I Hope this helps.
 
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Old 02-16-06, 08:23 PM
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Folks , I have the same set up. (only not 150') I ran my feed out to the GFI REC, hooked up my 3 inc lights and 2 quartz lights. ALL IS FINE.
If every thing holds untill the switch is hit.....Could be (nodisrespect intended)
sloppy install. Drop the fixtures and try again.
Sounds to me like your ground is hitting a neutral. It does't take much.
And I would leave the lights on the load side.
\ UNLESS they are flourescent.
 
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Old 02-16-06, 08:24 PM
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Where did you find these definitions?
They are not in Art.100. Only the proper term GFCI is:

Ground-Fault Circuit Interrupter (GFCI). A device intended for the protection of personnel that functions to de-energize a circuit or portion thereof within an established period of time when a current to ground exceeds the values established for a Class A device.

GFI is simply the abbreviated term.
 
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Old 02-16-06, 08:45 PM
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Ive only been a licensed electrician .....since officialy 4/20/1986.
Do you find my information incorrect? Or have you just not looked hard enough? WITH ALL DUE RESPECT! (this cyber stuff just doesn't do justice,for ones personality and sense of humor) coz I'm enjoying the dialog with
you. sometimes I sound crass, NOT my intention. Personality is hard in BLACK & WHITE.
 
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Old 02-16-06, 08:59 PM
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Originally Posted by lectriclee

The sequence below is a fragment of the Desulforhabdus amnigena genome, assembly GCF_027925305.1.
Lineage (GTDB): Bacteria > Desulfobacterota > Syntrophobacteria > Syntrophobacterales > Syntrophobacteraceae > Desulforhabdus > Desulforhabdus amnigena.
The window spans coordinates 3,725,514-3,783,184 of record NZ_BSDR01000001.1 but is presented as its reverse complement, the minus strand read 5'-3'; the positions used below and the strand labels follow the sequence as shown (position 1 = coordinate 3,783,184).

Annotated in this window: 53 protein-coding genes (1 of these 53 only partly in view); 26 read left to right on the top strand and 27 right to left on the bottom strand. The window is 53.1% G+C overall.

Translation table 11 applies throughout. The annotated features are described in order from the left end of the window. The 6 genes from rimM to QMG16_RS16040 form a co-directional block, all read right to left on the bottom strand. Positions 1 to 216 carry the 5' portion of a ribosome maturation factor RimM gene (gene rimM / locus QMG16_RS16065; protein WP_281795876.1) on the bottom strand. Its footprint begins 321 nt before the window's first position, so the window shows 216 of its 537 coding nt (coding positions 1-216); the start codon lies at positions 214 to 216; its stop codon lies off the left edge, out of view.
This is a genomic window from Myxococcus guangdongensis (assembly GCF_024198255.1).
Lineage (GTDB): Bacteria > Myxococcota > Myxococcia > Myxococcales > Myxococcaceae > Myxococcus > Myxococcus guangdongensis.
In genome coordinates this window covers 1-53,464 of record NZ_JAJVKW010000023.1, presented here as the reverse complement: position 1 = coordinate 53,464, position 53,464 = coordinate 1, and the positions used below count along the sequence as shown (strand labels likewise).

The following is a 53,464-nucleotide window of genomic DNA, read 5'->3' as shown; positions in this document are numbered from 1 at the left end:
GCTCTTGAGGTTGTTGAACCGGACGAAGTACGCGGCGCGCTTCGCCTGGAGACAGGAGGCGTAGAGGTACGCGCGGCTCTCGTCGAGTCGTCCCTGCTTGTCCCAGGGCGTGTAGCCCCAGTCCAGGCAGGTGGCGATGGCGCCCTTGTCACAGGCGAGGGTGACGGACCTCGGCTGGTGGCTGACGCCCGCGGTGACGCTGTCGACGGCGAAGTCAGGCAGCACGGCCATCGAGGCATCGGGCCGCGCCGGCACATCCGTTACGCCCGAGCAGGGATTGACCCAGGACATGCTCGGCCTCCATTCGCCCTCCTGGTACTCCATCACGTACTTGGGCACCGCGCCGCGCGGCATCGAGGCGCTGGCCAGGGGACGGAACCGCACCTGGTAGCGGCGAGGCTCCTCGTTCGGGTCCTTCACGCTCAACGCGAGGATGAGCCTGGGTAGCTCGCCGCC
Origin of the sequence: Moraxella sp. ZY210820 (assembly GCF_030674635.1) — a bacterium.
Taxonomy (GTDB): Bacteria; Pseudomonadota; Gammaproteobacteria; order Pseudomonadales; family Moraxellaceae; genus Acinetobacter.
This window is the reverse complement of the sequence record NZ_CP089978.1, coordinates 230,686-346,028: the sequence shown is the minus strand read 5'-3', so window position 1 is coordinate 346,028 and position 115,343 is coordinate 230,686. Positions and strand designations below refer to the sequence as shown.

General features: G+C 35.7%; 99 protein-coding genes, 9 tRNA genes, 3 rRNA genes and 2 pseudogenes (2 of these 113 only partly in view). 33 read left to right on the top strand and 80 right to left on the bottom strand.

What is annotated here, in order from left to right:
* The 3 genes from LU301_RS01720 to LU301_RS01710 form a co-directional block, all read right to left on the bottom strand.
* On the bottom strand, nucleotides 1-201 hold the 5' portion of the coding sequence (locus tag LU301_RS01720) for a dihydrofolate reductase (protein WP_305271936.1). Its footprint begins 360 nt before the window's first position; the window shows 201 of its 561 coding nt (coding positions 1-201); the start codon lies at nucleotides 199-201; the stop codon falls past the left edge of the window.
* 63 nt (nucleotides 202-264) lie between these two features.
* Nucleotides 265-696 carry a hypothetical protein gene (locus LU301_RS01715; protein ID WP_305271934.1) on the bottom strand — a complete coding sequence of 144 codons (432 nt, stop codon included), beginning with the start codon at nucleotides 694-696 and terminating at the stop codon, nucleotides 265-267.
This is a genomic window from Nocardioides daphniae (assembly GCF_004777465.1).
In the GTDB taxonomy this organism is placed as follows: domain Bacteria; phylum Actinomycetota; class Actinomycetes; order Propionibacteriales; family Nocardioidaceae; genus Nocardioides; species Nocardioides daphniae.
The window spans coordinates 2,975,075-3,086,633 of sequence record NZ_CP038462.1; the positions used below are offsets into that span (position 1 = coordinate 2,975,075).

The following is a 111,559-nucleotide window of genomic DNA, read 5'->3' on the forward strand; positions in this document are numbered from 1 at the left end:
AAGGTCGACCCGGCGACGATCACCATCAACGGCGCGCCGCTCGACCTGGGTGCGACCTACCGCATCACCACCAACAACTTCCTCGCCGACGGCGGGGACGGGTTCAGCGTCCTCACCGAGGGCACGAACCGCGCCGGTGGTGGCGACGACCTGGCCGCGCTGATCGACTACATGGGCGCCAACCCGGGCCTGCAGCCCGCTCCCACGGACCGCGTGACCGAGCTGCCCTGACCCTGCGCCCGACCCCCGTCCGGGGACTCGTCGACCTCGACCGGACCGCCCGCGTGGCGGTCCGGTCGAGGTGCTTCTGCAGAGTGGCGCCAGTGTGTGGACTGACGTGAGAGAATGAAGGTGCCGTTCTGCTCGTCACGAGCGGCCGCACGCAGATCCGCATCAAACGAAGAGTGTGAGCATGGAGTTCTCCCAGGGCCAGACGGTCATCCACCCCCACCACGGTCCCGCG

Do you find my information incorrect?
Well, yes.

This is not my first year in the trade either and in my almost 20 years I have never seen two different definitions of GFCI.
"GFCI" is the only correct term I have ever seen.
If you can find it in official writing I will be more than happy to read it.

I am curious as to where to find the two different definitions. The code I quoted is direct from the NEC Handbook CD. That is the only place I need to look.


coz I'm enjoying the dialog with
you.
Me as well. I just hope we don't stray too far off topic and the thread gets closed.
 
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Old 02-17-06, 01:21 AM
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Originally Posted by lectriclee
Hi Speedy,
There is a definate differance between the two.And WAY TOO many People assume the same.
THE right device , for the right application. NO in between.

1) GFI= Ground fault interupter, This protects YOU from the outlet.(typical outlet)

2)GFCI= Ground fault CIRCUIT interupter,wich actualy protects the conductors from the SOURCE TO the OUTLET .(typical breaker)
in section 406.3 (D) (3)
Nongrounding-Type Receptacles. Where grounding means does not exist in the receptacle enclosure, the installation shall comply with (a), (b), or (c).
(a) A nongrounding-type receptacle(s) shall be permitted to be replaced with another nongrounding-type receptacle(s).

(b) A nongrounding-type receptacle(s) shall be permitted to be replaced with a